LAS VEGAS, Nev. – Dealers at the Marine Retailers Association of America (MRAA) Convention in Las Vegas sent a message to industry manufacturers during the last of three of Jerry Martin’s Shirtsleeve Sessions yesterday.
The Shirtsleeve panel took on the topics of dealer agreements and the shortage of industry talent, among other things.
Legislation the only answer?
Speaking on dealer agreements was Tom Stidham of Norris Marine, Norman, Okla., who described himself as “both a bomb thrower and a peacemaker.”
He said the subject of dealer agreements keeps resurfacing because they haven’t changed; however, the dealer body has changed, and he feels the agreements need to evolve to reflect that.
“It’s insanity we haven’t moved beyond this issue,” he stated.
The boating industry used to be a handshake business; however, at that point, most dealerships carried products from multiple industries and had limited capital invested in their facilities, according to Stidham.
With many dealers investing millions in their dealership and focusing exclusively on the boating business, the industry ought to have matured past a handshake by now, he commented.
Not just any agreement will do, though. “Surely we can do better” than 3-year agreements that are cancelable in 30 days, he exclaimed.
Part of the problem is that current agreements are driven entirely by sales, not CSI or service, according to Stidham, who said that he has tried to negotiate directly with the manufacturers to create an agreement that is fair for both parties and been unsuccessful.
While he describes the pursuit of legislation as difficult, he said he has come to the conclusion that “it’s the only way to keep the pressure on” and “force the hand.”
Despite this, Stidham said he does see light at the end of the tunnel in the form of rolling agreements and automatic renewal, and he predicts that the dealer agreement problem will be solved, “hopefully in my lifetime.”
Solving the shortage – together
Speaking on the topic of attracting professional talent to the industry was Rob Youker of The Sportsman, San Benito, Texas.
“Without a plan for new blood, the industry can’t grow,” he stated. However, he added that dealers and manufacturers have created the difficulty attracting professional talent, and they must solve it together.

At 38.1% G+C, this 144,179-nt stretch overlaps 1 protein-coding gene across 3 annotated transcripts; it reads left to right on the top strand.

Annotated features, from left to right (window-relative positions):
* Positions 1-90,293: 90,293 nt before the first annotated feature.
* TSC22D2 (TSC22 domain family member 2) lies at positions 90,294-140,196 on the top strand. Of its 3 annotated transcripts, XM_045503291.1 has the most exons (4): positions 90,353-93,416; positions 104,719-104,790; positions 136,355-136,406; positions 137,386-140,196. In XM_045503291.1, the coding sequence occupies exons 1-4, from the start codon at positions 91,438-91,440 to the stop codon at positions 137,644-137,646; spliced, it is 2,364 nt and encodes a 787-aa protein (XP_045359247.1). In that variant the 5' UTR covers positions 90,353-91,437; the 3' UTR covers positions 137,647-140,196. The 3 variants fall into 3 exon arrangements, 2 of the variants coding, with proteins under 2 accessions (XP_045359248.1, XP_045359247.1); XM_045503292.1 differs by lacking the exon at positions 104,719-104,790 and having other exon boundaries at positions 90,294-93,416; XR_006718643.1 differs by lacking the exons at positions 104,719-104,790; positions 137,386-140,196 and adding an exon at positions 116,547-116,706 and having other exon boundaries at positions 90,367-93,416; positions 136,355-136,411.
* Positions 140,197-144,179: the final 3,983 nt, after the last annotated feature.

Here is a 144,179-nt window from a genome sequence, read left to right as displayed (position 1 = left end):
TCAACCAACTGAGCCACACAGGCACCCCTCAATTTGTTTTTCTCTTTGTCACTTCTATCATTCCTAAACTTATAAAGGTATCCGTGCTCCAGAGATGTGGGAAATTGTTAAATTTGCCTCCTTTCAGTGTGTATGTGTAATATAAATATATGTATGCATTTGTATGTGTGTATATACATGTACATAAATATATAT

It isn’t a surprise that most dealers are having trouble, Youker said. Other industries are easily outperforming marine retailers in the areas of year-round employment, fair pay, benefits, professional encouragement, recognition and the creation of a career path.
To solve this problem, dealers must raise the shop labor rate, allowing them to pay their technicians a higher salary and offer their employees better benefits, suggested Youker. In turn, by attracting more professional, talented staff, the dealership will be more likely to fix it the first time. With this higher level of service, the dealership will set itself apart in the eyes of the consumers, he explained, and thus rise to more profitable level.
The role of the manufacturers in this, he explained, is to pay their dealers the retail labor rate for warranty work so that they can fix the problems with the manufacturers’ products and remain profitable. Not only is this the right thing to do, it encourages customer satisfaction and keeps techs in the marine industry, Youker said.
The other expectation is that manufacturers raise the standards for their dealer body, not in terms of units sold, but in regards to integrity and customer satisfaction, he added.
“Manufacturers should think more of their product” than having it displayed in dirty, dumpy dealerships, he said. They should “give up today’s greed for tomorrow’s future,” he added.
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— Liz Walz